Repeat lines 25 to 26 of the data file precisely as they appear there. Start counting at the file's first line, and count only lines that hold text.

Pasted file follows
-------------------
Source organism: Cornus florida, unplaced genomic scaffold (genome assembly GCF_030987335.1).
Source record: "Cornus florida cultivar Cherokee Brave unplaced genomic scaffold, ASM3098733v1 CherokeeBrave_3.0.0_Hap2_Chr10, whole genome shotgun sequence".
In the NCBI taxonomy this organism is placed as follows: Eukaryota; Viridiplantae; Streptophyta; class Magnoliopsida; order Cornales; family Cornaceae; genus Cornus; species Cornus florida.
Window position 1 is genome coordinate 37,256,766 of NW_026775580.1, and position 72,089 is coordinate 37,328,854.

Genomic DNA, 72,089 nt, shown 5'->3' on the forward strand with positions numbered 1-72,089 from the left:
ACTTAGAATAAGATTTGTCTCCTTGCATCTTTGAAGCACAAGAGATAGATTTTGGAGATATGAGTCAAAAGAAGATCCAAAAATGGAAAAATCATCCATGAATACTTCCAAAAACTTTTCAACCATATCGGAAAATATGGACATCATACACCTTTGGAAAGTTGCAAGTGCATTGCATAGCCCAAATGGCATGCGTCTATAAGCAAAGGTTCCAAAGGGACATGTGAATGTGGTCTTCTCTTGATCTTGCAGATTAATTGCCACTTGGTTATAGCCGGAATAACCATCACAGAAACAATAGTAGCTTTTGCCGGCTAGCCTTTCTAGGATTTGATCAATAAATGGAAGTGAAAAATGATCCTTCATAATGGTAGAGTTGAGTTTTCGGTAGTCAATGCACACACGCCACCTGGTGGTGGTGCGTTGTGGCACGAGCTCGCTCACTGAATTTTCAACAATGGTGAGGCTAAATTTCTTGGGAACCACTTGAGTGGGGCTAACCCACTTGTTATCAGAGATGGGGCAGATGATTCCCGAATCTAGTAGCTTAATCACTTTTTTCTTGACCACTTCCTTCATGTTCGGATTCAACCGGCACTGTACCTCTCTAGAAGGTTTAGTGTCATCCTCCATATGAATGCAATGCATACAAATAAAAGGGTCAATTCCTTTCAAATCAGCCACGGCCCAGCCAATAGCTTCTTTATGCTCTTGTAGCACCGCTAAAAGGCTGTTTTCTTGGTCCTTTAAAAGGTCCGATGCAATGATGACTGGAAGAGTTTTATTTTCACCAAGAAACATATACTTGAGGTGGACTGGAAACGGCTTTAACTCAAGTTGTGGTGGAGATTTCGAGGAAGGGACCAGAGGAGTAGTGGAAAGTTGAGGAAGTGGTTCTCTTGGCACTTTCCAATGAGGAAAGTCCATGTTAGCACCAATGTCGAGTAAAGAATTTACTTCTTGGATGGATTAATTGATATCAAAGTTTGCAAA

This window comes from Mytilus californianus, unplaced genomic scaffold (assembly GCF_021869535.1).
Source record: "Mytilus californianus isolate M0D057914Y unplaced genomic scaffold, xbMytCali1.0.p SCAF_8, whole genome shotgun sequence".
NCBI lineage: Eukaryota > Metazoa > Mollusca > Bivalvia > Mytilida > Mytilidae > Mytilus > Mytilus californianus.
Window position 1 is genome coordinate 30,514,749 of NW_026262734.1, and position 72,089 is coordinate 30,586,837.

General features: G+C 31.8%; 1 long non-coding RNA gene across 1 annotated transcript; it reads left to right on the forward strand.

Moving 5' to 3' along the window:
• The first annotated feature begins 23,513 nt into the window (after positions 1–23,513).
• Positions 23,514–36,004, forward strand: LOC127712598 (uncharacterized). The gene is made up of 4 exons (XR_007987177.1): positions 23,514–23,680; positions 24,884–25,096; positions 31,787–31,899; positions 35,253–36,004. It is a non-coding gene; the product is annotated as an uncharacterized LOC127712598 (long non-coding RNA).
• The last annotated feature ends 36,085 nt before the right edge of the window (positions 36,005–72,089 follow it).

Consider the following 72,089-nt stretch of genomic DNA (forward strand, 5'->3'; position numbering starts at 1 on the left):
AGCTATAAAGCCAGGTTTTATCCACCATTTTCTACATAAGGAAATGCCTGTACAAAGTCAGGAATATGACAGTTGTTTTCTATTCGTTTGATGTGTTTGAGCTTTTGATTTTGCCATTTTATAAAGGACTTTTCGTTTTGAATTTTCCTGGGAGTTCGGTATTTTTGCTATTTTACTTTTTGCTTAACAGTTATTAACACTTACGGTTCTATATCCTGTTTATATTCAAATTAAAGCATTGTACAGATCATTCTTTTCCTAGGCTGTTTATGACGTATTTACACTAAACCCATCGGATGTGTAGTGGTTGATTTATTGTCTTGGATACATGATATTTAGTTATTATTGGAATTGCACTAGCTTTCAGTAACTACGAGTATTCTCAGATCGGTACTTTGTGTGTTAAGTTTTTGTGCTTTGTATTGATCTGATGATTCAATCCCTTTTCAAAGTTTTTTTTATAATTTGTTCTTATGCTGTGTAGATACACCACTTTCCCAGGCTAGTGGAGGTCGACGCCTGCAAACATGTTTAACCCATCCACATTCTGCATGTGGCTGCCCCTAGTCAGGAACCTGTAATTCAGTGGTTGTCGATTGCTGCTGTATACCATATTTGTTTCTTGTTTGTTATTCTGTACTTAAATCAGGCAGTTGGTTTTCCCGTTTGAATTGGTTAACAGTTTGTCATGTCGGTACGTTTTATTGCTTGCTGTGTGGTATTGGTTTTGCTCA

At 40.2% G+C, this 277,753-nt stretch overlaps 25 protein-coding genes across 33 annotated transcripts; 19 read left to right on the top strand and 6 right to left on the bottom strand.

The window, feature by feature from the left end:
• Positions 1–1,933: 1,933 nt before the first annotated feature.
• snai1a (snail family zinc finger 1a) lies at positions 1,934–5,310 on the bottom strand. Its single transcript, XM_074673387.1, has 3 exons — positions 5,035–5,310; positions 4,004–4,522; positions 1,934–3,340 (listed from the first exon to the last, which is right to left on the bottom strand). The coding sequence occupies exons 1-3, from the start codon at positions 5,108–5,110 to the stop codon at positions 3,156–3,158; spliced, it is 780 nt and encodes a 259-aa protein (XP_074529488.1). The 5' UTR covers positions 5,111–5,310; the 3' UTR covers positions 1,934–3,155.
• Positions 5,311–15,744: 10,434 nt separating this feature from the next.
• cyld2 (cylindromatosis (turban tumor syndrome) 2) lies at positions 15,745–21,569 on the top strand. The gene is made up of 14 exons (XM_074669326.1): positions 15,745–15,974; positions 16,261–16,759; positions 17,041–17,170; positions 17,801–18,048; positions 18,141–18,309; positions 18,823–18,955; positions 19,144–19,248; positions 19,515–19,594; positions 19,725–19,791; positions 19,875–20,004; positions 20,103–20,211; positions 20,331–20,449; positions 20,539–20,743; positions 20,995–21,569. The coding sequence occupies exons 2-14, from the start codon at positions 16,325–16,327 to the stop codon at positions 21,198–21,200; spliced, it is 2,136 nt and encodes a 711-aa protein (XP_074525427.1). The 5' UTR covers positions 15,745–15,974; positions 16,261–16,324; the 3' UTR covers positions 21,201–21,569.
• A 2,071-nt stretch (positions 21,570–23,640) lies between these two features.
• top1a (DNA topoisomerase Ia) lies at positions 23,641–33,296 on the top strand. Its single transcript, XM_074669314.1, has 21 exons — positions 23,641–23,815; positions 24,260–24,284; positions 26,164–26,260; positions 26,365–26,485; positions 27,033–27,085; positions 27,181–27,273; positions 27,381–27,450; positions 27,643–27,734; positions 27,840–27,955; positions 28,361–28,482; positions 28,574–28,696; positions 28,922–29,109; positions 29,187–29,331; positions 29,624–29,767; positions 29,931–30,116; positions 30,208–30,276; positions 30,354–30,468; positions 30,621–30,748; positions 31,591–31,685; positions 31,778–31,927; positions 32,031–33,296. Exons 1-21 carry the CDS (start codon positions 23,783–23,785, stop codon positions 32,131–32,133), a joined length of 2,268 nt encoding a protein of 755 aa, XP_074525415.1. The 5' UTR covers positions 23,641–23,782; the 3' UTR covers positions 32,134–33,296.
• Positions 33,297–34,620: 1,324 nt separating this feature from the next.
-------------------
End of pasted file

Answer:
• top1a (DNA topoisomerase Ia) lies at positions 23,641–33,296 on the top strand. Its single transcript, XM_074669314.1, has 21 exons — positions 23,641–23,815; positions 24,260–24,284; positions 26,164–26,260; positions 26,365–26,485; positions 27,033–27,085; positions 27,181–27,273; positions 27,381–27,450; positions 27,643–27,734; positions 27,840–27,955; positions 28,361–28,482; positions 28,574–28,696; positions 28,922–29,109; positions 29,187–29,331; positions 29,624–29,767; positions 29,931–30,116; positions 30,208–30,276; positions 30,354–30,468; positions 30,621–30,748; positions 31,591–31,685; positions 31,778–31,927; positions 32,031–33,296. Exons 1-21 carry the CDS (start codon positions 23,783–23,785, stop codon positions 32,131–32,133), a joined length of 2,268 nt encoding a protein of 755 aa, XP_074525415.1. The 5' UTR covers positions 23,641–23,782; the 3' UTR covers positions 32,134–33,296.
• Positions 33,297–34,620: 1,324 nt separating this feature from the next.